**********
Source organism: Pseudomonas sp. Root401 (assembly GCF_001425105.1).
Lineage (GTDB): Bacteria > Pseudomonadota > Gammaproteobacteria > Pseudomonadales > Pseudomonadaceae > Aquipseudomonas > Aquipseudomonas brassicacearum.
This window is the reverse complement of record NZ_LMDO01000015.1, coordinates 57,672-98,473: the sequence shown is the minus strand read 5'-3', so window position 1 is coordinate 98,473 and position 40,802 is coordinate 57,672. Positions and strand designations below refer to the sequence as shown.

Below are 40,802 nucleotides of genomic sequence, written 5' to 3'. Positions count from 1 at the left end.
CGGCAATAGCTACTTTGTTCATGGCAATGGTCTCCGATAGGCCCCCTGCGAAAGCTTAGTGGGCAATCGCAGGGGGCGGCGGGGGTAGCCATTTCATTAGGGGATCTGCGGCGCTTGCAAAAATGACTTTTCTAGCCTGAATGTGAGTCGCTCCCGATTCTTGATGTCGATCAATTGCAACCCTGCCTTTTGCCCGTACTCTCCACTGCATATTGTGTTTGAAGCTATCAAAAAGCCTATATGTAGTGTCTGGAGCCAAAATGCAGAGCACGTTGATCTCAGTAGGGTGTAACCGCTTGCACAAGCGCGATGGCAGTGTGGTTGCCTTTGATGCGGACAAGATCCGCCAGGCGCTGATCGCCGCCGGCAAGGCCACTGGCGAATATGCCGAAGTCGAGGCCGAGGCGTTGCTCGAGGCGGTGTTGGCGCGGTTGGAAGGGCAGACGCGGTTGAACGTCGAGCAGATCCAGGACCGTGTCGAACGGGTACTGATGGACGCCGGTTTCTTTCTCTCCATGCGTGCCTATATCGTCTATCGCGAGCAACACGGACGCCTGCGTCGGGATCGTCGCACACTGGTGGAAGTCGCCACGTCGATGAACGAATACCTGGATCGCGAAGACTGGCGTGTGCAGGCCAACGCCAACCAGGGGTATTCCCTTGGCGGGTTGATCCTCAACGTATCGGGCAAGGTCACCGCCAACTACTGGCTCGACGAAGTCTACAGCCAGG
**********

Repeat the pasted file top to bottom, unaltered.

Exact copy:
Source organism: Pseudomonas sp. Root401 (assembly GCF_001425105.1).
Lineage (GTDB): Bacteria > Pseudomonadota > Gammaproteobacteria > Pseudomonadales > Pseudomonadaceae > Aquipseudomonas > Aquipseudomonas brassicacearum.
This window is the reverse complement of record NZ_LMDO01000015.1, coordinates 57,672-98,473: the sequence shown is the minus strand read 5'-3', so window position 1 is coordinate 98,473 and position 40,802 is coordinate 57,672. Positions and strand designations below refer to the sequence as shown.

Below are 40,802 nucleotides of genomic sequence, written 5' to 3'. Positions count from 1 at the left end.
CGGCAATAGCTACTTTGTTCATGGCAATGGTCTCCGATAGGCCCCCTGCGAAAGCTTAGTGGGCAATCGCAGGGGGCGGCGGGGGTAGCCATTTCATTAGGGGATCTGCGGCGCTTGCAAAAATGACTTTTCTAGCCTGAATGTGAGTCGCTCCCGATTCTTGATGTCGATCAATTGCAACCCTGCCTTTTGCCCGTACTCTCCACTGCATATTGTGTTTGAAGCTATCAAAAAGCCTATATGTAGTGTCTGGAGCCAAAATGCAGAGCACGTTGATCTCAGTAGGGTGTAACCGCTTGCACAAGCGCGATGGCAGTGTGGTTGCCTTTGATGCGGACAAGATCCGCCAGGCGCTGATCGCCGCCGGCAAGGCCACTGGCGAATATGCCGAAGTCGAGGCCGAGGCGTTGCTCGAGGCGGTGTTGGCGCGGTTGGAAGGGCAGACGCGGTTGAACGTCGAGCAGATCCAGGACCGTGTCGAACGGGTACTGATGGACGCCGGTTTCTTTCTCTCCATGCGTGCCTATATCGTCTATCGCGAGCAACACGGACGCCTGCGTCGGGATCGTCGCACACTGGTGGAAGTCGCCACGTCGATGAACGAATACCTGGATCGCGAAGACTGGCGTGTGCAGGCCAACGCCAACCAGGGGTATTCCCTTGGCGGGTTGATCCTCAACGTATCGGGCAAGGTCACCGCCAACTACTGGCTCGACGAAGTCTACAGCCAGG